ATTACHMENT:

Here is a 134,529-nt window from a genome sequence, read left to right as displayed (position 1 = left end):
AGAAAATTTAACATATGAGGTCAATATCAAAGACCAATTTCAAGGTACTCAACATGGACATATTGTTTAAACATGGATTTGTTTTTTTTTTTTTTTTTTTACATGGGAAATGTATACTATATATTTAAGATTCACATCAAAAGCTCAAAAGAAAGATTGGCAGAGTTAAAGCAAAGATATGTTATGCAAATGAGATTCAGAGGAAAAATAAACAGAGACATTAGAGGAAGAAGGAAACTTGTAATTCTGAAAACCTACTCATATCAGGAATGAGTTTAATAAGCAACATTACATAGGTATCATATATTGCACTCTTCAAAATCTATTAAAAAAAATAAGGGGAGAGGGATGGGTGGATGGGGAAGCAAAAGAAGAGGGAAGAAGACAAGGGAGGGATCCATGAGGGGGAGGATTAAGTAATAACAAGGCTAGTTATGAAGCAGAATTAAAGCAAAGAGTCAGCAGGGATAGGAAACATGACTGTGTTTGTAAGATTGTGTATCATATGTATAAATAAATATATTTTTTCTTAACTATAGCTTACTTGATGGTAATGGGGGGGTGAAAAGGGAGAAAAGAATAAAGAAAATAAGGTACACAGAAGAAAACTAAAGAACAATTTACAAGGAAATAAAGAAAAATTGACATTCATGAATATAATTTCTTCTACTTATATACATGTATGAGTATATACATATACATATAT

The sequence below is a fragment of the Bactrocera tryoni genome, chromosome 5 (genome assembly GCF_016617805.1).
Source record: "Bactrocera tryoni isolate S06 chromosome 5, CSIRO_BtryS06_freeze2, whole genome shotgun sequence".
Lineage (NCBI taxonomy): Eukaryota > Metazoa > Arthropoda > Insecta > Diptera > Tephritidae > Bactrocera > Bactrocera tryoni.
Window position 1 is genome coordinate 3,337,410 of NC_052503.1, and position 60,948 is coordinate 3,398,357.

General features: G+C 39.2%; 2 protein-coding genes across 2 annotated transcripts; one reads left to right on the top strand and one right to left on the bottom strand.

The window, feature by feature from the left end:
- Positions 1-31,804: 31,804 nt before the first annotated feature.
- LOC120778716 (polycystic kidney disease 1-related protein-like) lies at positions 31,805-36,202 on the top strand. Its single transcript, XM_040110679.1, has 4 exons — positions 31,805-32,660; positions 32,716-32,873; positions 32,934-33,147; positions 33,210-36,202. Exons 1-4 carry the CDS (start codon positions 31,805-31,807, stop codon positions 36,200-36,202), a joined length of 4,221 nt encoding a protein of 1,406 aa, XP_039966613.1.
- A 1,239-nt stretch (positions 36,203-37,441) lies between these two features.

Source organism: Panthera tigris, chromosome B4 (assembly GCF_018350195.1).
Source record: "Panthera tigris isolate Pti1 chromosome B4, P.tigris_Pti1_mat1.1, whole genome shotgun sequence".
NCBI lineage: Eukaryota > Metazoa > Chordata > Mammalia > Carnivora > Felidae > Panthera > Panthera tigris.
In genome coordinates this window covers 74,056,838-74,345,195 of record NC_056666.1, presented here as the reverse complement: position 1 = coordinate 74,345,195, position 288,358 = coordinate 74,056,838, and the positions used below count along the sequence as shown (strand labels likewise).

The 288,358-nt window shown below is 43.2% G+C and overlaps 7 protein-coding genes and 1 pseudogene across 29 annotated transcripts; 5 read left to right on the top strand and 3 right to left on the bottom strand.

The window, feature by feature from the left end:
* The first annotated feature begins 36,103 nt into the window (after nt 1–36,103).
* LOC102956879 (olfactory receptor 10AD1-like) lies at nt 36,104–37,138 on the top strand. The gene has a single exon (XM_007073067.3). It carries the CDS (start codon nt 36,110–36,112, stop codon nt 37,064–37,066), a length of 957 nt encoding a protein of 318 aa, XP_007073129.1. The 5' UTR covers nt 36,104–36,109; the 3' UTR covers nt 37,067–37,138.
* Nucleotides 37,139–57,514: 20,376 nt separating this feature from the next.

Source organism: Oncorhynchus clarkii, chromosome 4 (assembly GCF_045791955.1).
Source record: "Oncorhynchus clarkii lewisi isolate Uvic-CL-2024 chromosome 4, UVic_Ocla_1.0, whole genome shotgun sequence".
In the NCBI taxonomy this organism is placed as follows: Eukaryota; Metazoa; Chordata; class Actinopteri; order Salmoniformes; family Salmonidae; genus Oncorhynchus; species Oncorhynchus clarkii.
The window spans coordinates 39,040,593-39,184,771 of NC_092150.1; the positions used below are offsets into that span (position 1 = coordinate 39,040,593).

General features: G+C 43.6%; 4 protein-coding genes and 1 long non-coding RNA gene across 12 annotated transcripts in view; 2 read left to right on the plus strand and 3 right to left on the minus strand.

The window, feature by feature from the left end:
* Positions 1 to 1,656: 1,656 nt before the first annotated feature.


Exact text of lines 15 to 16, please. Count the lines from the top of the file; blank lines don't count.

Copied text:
In genome coordinates this window covers 74,056,838-74,345,195 of record NC_056666.1, presented here as the reverse complement: position 1 = coordinate 74,345,195, position 288,358 = coordinate 74,056,838, and the positions used below count along the sequence as shown (strand labels likewise).

The 288,358-nt window shown below is 43.2% G+C and overlaps 7 protein-coding genes and 1 pseudogene across 29 annotated transcripts; 5 read left to right on the top strand and 3 right to left on the bottom strand.